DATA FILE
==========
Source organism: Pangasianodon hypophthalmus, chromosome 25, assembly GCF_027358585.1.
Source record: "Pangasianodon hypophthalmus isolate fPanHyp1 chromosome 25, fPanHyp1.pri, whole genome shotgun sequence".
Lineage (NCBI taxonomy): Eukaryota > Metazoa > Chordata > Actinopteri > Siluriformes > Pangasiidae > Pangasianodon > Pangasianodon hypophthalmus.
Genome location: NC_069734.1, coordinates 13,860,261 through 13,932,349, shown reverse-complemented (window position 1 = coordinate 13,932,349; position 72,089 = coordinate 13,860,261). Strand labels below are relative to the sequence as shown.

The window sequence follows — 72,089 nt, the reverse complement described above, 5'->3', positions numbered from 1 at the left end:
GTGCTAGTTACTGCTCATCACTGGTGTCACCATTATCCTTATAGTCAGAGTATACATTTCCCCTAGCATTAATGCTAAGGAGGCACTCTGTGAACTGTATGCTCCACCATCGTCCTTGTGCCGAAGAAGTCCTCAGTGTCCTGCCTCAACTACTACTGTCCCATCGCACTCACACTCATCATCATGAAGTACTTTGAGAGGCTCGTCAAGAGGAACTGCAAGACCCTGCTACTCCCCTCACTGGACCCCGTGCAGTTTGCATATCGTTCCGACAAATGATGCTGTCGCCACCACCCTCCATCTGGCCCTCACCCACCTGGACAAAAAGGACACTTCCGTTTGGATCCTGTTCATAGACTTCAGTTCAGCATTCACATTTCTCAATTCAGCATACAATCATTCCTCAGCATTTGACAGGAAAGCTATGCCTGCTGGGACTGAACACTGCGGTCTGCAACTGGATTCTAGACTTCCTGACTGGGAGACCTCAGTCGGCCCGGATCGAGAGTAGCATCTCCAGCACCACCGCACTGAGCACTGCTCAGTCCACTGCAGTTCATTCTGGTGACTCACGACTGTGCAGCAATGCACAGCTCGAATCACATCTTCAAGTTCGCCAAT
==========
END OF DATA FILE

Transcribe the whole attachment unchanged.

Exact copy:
Source organism: Pangasianodon hypophthalmus, chromosome 25, assembly GCF_027358585.1.
Source record: "Pangasianodon hypophthalmus isolate fPanHyp1 chromosome 25, fPanHyp1.pri, whole genome shotgun sequence".
Lineage (NCBI taxonomy): Eukaryota > Metazoa > Chordata > Actinopteri > Siluriformes > Pangasiidae > Pangasianodon > Pangasianodon hypophthalmus.
Genome location: NC_069734.1, coordinates 13,860,261 through 13,932,349, shown reverse-complemented (window position 1 = coordinate 13,932,349; position 72,089 = coordinate 13,860,261). Strand labels below are relative to the sequence as shown.

The window sequence follows — 72,089 nt, the reverse complement described above, 5'->3', positions numbered from 1 at the left end:
GTGCTAGTTACTGCTCATCACTGGTGTCACCATTATCCTTATAGTCAGAGTATACATTTCCCCTAGCATTAATGCTAAGGAGGCACTCTGTGAACTGTATGCTCCACCATCGTCCTTGTGCCGAAGAAGTCCTCAGTGTCCTGCCTCAACTACTACTGTCCCATCGCACTCACACTCATCATCATGAAGTACTTTGAGAGGCTCGTCAAGAGGAACTGCAAGACCCTGCTACTCCCCTCACTGGACCCCGTGCAGTTTGCATATCGTTCCGACAAATGATGCTGTCGCCACCACCCTCCATCTGGCCCTCACCCACCTGGACAAAAAGGACACTTCCGTTTGGATCCTGTTCATAGACTTCAGTTCAGCATTCACATTTCTCAATTCAGCATACAATCATTCCTCAGCATTTGACAGGAAAGCTATGCCTGCTGGGACTGAACACTGCGGTCTGCAACTGGATTCTAGACTTCCTGACTGGGAGACCTCAGTCGGCCCGGATCGAGAGTAGCATCTCCAGCACCACCGCACTGAGCACTGCTCAGTCCACTGCAGTTCATTCTGGTGACTCACGACTGTGCAGCAATGCACAGCTCGAATCACATCTTCAAGTTCGCCAAT